By Iris Conlay Do we know enough about the churches in our own country? I confess that until 1 saw a brilliant little film called An Artist Looks at Churches. put out (free to clubs and associations and schools) by British Transport Films, I had never heard of that 12th-century gem. St. Mary and St. David at Kilpeck.
John Piper, the painter and
stained glass artist who designed the baptistry window at Coventry, makes a tour in this film, of ten lesser-known churches (each representative of an architectural period) and shows us the wonderful and lonely settings in fields and fens. of so many of our prereformation churches. He focuses the camera, too, on revealing interior details of the carving in these churches on the man caught in the fourteenth century yawning; on the woman eating a banana, on the girl pulling the dog by his tail. as well as the exterior melting (through weathering) faces of Christ, his mother or the saints on which time has bestowed an extra beauty.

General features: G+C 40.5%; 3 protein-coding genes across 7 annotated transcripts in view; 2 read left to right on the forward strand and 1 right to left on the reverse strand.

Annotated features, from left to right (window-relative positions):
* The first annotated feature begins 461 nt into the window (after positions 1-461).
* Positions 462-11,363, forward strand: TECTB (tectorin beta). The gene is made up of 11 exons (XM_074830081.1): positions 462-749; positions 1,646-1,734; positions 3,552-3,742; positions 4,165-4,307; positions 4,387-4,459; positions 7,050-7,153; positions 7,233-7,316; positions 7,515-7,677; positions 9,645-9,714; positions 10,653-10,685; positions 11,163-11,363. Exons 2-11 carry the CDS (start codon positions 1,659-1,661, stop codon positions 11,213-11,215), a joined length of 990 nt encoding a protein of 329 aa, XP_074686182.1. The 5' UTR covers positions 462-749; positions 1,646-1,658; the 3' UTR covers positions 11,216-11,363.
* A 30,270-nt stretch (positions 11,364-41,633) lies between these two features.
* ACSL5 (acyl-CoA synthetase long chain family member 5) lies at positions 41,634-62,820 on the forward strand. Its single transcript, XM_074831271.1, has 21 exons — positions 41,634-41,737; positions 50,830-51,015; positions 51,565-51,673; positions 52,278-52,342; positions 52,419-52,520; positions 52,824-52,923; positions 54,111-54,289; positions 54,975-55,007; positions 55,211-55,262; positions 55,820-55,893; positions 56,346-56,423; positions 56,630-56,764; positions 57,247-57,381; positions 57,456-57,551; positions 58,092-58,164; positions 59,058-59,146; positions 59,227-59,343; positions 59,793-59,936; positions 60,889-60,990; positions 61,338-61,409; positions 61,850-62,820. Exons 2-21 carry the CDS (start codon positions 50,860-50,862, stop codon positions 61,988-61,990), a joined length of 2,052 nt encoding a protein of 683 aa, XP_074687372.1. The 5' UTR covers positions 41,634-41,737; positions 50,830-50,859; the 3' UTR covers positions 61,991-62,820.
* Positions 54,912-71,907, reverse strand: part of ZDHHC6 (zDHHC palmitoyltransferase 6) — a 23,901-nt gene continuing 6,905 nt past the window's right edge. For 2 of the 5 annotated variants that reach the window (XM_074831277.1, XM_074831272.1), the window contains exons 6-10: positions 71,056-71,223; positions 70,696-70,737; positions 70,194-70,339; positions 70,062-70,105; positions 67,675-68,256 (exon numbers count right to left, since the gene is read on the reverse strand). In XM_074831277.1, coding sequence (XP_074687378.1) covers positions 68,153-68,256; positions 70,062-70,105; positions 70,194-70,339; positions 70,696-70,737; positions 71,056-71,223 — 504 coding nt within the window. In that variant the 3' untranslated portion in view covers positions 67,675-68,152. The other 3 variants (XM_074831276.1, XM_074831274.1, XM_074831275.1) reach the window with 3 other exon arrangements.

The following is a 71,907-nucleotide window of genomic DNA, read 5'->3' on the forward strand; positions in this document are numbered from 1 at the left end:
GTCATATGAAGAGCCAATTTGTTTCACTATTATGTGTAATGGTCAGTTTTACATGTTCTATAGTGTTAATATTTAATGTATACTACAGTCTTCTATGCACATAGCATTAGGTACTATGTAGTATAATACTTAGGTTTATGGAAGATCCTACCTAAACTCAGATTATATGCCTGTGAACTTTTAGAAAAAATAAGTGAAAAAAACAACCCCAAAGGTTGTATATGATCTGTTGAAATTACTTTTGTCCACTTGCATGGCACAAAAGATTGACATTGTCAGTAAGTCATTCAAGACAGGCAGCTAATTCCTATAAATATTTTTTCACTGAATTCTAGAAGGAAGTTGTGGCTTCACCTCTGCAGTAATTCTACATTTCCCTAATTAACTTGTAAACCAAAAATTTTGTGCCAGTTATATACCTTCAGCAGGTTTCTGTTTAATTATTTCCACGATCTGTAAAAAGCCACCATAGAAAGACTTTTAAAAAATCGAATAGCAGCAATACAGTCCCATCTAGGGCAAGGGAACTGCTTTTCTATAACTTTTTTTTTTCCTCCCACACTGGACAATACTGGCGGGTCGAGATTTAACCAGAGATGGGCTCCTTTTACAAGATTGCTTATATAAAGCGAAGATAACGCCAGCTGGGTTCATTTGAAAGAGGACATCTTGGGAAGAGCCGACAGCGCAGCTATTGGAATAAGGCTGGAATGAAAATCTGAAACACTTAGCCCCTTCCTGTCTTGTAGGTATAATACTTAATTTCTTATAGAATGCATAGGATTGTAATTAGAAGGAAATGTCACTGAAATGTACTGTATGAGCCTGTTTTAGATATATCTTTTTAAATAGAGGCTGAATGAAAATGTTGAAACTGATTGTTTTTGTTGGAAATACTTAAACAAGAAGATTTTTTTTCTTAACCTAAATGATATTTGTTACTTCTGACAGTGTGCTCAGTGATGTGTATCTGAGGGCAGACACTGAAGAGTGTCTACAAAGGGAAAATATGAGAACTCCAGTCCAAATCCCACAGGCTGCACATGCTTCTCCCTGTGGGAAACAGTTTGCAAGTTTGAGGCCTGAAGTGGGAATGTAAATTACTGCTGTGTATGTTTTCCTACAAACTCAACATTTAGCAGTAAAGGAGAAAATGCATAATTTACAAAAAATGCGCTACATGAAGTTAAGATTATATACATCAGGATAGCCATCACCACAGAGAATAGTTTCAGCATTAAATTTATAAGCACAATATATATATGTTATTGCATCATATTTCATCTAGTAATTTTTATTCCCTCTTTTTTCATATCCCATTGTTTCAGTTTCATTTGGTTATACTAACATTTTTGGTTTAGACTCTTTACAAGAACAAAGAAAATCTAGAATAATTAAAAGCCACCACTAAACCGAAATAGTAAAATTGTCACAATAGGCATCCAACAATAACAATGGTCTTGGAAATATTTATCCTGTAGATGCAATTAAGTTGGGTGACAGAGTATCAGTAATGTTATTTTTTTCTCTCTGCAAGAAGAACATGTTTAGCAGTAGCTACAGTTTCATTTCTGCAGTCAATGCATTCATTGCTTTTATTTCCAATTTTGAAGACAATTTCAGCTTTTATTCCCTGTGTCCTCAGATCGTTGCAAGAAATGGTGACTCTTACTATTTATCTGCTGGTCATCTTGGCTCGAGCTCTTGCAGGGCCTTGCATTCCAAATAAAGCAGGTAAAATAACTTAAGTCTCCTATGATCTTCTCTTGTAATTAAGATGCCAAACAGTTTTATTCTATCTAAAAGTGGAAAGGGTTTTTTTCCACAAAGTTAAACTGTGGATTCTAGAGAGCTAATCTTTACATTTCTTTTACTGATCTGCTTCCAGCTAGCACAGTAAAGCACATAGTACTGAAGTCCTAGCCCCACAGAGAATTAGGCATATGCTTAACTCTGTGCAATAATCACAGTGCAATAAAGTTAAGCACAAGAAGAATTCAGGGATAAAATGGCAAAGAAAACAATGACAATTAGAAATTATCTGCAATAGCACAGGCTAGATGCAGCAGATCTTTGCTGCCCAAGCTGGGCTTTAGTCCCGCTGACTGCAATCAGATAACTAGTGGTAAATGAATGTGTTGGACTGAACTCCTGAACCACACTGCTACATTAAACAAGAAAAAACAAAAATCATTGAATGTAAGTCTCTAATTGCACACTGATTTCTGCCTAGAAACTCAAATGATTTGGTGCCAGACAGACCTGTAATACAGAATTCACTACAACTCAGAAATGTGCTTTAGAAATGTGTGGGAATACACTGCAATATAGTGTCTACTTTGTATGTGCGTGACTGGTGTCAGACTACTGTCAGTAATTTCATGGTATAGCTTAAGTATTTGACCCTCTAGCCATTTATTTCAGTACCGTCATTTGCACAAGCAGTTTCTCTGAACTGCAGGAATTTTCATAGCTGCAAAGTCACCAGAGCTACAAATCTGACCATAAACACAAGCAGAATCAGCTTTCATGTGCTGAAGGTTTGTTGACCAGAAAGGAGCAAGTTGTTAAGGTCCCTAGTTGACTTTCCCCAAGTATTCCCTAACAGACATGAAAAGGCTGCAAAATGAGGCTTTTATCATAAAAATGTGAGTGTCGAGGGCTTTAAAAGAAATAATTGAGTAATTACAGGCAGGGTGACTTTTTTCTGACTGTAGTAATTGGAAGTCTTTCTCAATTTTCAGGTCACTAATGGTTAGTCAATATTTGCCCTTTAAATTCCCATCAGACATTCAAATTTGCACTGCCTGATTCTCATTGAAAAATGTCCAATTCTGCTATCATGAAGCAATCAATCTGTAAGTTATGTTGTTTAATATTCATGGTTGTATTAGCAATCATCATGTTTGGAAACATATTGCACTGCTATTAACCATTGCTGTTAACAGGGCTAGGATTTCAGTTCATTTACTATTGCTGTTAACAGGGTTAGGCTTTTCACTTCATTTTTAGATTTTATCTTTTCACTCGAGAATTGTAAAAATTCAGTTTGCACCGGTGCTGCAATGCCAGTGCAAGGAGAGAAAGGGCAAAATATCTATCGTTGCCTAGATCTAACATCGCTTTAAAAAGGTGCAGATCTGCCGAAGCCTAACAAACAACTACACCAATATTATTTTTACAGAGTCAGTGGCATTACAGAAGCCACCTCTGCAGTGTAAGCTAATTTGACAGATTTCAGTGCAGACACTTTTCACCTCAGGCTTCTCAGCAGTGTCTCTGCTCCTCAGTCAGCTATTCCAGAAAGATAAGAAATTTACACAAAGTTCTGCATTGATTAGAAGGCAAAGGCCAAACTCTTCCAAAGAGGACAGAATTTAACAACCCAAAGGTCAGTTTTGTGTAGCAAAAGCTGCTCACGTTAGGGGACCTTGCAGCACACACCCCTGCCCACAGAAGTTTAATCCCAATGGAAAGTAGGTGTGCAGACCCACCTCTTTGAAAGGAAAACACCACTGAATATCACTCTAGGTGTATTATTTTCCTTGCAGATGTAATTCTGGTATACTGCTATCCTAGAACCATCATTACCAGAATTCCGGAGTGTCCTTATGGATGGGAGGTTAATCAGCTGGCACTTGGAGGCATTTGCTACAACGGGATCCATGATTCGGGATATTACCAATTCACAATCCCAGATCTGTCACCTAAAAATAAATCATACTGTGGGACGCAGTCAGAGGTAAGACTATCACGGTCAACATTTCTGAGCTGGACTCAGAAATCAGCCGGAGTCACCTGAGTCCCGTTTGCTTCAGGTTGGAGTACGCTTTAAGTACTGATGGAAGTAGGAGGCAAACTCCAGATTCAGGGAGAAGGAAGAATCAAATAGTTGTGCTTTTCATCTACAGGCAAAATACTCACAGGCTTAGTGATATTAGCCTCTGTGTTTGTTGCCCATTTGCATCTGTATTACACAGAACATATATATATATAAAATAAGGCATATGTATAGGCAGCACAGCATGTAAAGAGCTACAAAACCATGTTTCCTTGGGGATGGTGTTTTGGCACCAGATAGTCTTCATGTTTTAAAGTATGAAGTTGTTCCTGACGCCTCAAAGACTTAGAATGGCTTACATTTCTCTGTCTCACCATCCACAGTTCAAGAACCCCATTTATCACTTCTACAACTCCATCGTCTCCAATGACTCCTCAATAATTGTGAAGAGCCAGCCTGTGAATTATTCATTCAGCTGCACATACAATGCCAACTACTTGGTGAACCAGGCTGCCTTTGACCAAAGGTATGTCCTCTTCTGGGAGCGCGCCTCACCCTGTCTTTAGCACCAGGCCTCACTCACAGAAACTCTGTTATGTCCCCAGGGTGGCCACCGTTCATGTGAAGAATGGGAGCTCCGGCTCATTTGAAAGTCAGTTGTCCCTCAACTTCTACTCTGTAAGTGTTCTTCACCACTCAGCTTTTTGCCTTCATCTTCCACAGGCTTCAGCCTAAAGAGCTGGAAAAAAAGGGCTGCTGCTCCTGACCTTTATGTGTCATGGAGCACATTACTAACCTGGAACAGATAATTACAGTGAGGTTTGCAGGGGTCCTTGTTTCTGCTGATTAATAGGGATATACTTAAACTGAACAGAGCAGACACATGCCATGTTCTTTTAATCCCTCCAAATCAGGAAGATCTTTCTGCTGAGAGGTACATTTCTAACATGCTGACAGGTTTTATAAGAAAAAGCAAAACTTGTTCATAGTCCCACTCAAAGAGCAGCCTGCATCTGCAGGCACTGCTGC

Rewarding Post-reformation churches, austere in architectural form but lavish in gilded and worldly monuments, give place to the functional modern, represented by the open belfry at St. Bernadette's at Lancaster and by that violent and moving crucifixion by Graham Sutherland (prefiguring Coventry's calm and remote Christ in Majesty) and by now the classical majesty of Henry Moore's Madonna and Child, both in St. Matthew's, Northampton.
Visually, as well as educationally, this film is most rewarding. A pity, though that the 15 minutes could not have been extended by three more to include the cathedral by Sir Basil Spence at Coventry, so representative of our transitional age.